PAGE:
While on holiday, this month The Academy Palma’s team is looking at words related to holidays (British English),vacations (American English)breaks and getaways.
What kind of holiday is your favourite? Is it an activity holiday, where you spend your time doing a particular activity such as walking, swimming, canoeing, rock-climbing, painting, or cooking, or is it an adventure holiday, a holiday in which you do exciting things, like a trek or a safari? Do you plan your holidays with kids?
On one hand, there are people who are more of a package deal kind of holiday, this means that they prefer an all-in holiday, where everything’s arranged by a travel company for a fixed price, including the cost of the hotel and transport, and sometimes meals and entertainment.
On the other hand, nowadays a lot of holiday-makers prefer the flexibility of arranging their holiday themselves, making sure that they take advantage of the low-cost flights, and then booking the hotel or villa separately. Even if you don’t want to spend money in the accommodation or your holiday budget is too low, there are many other options such as a house swap where two families exchange houses for a holiday, or couch surfing, where you can sleep on someone’s sofa for free.
In fact, maybe you’re more into life outdoors and prefer to go camping. Some people enjoy nature and being in contact with forests, mountains and animals but are not so keen to sleep in a tent, but nowadays you don’t have to rough it if you don’t want to: we now have glamping, which puts the glamour in camping. For example, instead of a tent, you can rent a yurt, where you will be able to rest in quite some comfort.
When you work in a company, sometimes due to the amount of work or the holidays that you have already enjoyed, it means that your break has to be short, and we talk about mini-breaks and even daycations (when you only have a day to enjoy). And when you don’t even have to go away at all, don’t worry! Stay at home and have a staycation.
Many people have questioned the use of the word leave when referred to a holiday. I would say that leave or leave of absence is normally used to refer to time off work that is not necessarily a holiday. In this case we talk about maternity, paternity, sick and compassionate leave. However, many people use leave, especially annual leave, to refer to their holiday time – and some people use it only if they are staying at home. Have you realized how interesting it is to see that native speakers can disagree about their own language use?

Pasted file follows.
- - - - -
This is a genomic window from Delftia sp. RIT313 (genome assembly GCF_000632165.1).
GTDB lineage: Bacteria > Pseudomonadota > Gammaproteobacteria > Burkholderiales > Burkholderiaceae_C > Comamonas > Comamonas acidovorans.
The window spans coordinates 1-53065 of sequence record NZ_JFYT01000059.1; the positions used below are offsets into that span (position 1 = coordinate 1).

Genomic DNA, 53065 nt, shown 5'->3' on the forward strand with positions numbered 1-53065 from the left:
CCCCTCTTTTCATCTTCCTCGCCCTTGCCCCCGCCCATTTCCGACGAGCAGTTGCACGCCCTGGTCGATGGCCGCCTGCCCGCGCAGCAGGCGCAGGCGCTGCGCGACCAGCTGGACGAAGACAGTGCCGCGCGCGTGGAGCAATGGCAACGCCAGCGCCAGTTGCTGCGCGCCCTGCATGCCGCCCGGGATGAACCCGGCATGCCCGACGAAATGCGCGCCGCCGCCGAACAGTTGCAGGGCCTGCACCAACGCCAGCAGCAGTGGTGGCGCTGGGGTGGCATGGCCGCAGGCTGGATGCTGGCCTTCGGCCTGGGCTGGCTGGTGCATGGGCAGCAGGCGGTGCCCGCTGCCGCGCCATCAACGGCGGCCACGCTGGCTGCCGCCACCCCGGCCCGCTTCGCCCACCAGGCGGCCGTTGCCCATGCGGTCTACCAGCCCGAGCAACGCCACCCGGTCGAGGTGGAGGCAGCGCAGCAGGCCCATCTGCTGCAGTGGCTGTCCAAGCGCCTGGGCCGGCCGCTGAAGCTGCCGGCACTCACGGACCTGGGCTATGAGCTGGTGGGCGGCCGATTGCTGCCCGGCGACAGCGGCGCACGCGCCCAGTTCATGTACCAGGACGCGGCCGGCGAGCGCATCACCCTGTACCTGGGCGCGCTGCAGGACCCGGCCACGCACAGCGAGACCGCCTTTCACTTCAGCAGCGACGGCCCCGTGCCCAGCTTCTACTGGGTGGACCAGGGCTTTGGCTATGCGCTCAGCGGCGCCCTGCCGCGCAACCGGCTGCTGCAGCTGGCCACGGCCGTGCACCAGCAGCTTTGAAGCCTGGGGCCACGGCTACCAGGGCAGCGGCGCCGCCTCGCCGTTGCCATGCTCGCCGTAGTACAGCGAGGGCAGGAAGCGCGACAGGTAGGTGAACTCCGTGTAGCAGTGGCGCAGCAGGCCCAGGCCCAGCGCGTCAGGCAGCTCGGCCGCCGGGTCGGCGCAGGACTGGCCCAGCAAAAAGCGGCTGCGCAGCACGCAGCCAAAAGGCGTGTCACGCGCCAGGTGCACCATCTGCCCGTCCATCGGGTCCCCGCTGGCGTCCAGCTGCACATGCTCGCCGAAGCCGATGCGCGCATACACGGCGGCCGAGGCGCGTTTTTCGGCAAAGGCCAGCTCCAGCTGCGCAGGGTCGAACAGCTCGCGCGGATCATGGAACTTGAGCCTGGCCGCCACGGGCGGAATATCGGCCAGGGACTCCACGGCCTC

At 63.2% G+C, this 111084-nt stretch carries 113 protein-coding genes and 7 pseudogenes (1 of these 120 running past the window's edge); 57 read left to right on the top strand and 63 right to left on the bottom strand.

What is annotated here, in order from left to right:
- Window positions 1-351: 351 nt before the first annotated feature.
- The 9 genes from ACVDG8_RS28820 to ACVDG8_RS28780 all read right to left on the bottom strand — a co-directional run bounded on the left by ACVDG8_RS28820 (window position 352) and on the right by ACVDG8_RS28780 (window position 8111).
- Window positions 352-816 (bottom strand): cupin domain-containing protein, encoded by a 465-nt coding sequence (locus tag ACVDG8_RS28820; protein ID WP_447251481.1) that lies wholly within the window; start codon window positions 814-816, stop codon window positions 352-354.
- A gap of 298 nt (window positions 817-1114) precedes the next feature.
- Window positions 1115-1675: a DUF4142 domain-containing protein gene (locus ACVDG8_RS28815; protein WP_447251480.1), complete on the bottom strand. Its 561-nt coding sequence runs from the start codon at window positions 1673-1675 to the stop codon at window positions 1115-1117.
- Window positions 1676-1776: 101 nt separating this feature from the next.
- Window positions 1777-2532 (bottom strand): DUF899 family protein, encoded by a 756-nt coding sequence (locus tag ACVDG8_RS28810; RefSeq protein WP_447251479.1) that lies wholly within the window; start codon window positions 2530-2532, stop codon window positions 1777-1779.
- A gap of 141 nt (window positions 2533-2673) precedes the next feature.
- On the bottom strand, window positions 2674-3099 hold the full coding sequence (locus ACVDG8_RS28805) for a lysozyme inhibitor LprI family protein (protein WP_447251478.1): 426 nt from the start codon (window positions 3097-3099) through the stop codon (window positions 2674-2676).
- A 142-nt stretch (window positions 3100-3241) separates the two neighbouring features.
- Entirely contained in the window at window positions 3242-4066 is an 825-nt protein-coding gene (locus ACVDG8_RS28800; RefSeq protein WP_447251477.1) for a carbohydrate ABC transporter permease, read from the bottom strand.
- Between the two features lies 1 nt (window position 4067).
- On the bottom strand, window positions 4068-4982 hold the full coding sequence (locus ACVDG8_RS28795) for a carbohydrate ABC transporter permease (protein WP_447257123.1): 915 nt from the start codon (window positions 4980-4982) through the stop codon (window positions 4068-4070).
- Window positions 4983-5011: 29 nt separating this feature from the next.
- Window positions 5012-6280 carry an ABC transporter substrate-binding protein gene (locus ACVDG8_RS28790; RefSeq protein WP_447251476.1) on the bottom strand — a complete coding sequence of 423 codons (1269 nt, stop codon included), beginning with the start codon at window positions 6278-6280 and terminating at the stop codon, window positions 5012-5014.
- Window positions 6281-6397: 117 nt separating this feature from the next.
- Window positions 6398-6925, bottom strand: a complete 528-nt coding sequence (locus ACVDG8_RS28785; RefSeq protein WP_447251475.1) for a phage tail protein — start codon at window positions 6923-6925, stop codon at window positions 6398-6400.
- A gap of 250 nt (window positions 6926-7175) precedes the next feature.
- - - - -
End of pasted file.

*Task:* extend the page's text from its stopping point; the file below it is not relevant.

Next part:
Dada la época del año en la que estamos, y sabiendo que muchos de vosotros estáis de vacaciones, hemos querido dedicar un post a las palabras relacionadas con las vacaciones que se emplean en inglés. Para que podáis entender el contexto, hemos escrito el post en inglés, pero a continuación os dejamos en orden de apariencia todo el vocabulario nuevo del artículo con su traducción y significado en español:
1. Holidays: vacaciones (inglés)
2. Vacations: vacaciones (americano)
3. Break: descanso
4. Getaways: escapadas
5. Activity Holiday: vacaciones de actividades
6. Adventure Holiday: vacaciones de aventura
7. Package deal: paquete vacacional/ paquete cerrado
8. All-in holiday: vacaciones todo inluido
9. Holiday-makers: turistas
10. Low-cost flights: vuelos low-cost
11. Hotel: hotel
12. Villa: villa
13. House swap: intercambio de casa
14. Couch surfing: término para “dormir gratis en un sofá”
15. Life outdoors: vida al aire libre
16. Camping: camping
17. Tent: tienda de campaña
18. To rough it: expresión que quiere decir “dormir en un sitio incómodo”
19. Glamping: término para describir “camping con glamour”
20. Yurt: Tienda de campaña grande, espaciosa y de calidad
21. Mini-breaks: breves descansos
22. Daycations: un día de vacaciones
23. Staycation: vacaciones en casa
24. Leave: salir
25. Leave of absence: excedencia
26. Maternity: maternidad
27. Paternity: paternidad
28. Sick: enfermo
29. Compassionate leave: ausencia justificada por causas personales
30. Annual leave: vacaciones anuales